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Stocks were poised for a higher start earlier, as investors pinned their hopes on an upbeat forecast from Cisco Systems. But as the clock ticked closer to the opening bell, futures turned lower, following a downturn in European stocks.
The swing to the red came, as European stocks drifted into negative territory and fell to session lows, amid ongoing jitters about the region's debt crisis.
Ever since Standard & Poor's stripped the United States of its AAA credit rating last week, fears have been building that rating agencies may also downgrade AAA-rated nations in Europe, since they are also struggling with massive debt problems.
Concerns about the solvency of French bank Societe Generale, or SocGen, are also weighing on markets, despite the bank's denial of the allegations.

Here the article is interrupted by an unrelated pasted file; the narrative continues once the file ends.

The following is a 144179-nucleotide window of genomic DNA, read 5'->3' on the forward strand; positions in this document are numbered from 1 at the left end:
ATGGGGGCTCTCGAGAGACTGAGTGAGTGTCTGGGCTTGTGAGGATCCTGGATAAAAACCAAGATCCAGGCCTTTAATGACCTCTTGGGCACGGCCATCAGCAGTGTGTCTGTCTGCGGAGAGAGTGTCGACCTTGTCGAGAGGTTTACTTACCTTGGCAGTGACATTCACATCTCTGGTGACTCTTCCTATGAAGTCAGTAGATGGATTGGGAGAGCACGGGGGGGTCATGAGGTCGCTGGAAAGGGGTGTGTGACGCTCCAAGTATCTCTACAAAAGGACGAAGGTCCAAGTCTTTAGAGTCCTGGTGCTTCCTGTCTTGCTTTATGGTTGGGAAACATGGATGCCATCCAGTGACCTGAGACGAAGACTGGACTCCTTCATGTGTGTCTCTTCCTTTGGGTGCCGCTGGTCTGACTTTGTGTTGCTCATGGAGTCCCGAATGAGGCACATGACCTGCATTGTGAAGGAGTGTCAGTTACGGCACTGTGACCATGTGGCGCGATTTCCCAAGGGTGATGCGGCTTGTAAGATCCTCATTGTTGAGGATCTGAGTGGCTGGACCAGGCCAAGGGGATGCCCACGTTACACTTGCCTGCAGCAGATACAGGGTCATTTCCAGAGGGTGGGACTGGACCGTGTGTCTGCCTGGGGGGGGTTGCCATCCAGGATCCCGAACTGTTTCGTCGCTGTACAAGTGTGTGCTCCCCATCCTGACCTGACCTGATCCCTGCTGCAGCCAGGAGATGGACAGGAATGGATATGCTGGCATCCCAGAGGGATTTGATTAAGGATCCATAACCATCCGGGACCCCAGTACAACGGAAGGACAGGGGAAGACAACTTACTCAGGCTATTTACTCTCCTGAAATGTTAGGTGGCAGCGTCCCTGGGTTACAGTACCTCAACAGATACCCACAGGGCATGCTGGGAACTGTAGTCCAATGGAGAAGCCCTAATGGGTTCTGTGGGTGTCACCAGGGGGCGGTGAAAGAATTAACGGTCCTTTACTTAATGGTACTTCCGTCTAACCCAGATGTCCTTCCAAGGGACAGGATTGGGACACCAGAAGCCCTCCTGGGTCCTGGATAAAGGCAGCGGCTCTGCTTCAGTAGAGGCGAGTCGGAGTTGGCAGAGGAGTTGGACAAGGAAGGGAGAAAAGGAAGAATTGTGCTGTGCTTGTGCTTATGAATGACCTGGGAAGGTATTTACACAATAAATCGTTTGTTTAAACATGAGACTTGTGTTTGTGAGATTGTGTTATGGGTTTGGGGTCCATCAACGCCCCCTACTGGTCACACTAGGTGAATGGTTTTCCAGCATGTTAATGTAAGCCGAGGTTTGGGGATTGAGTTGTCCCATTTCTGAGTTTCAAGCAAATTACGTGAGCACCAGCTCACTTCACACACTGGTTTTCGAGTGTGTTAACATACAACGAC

Earlier, investors were showing optimism about Cisco's better-than-expected guidance for the current quarter. Shares of Cisco (CSCO, Fortune 500) jumped nearly 12% in premarket trading.
Jobless claims were also better than forecast, falling below the key 400,000 level for the first time in four months.
Economy: A report from the Labor Department showed that weekly jobless claims fell to 395,00 last week, down 7,000 from the prior week.
That reading was better than the 409,000 claims economists were expecting.
The U.S. trade deficit grew to $53.1 billion in June, from $50.8 billion in May. The trade deficit was also wider than the $48 billion expected.
Companies: Companies reporting on Thursday include chip maker Nvidia (NVDA), and retailers Kohl's (KSS, Fortune 500) and Nordstrom (JWN, Fortune 500).
Gold futures for December delivery rose $5.30 to $1,789.60 an ounce, after setting an intraday record high of $1,817.60 an ounce.
Oil for September delivery slipped 24 cents to $82.65 a barrel.
Bonds: The price on the benchmark 10-year U.S. Treasury fell, pushing the yield up to 2.20% from 2.14% late Wednesday.
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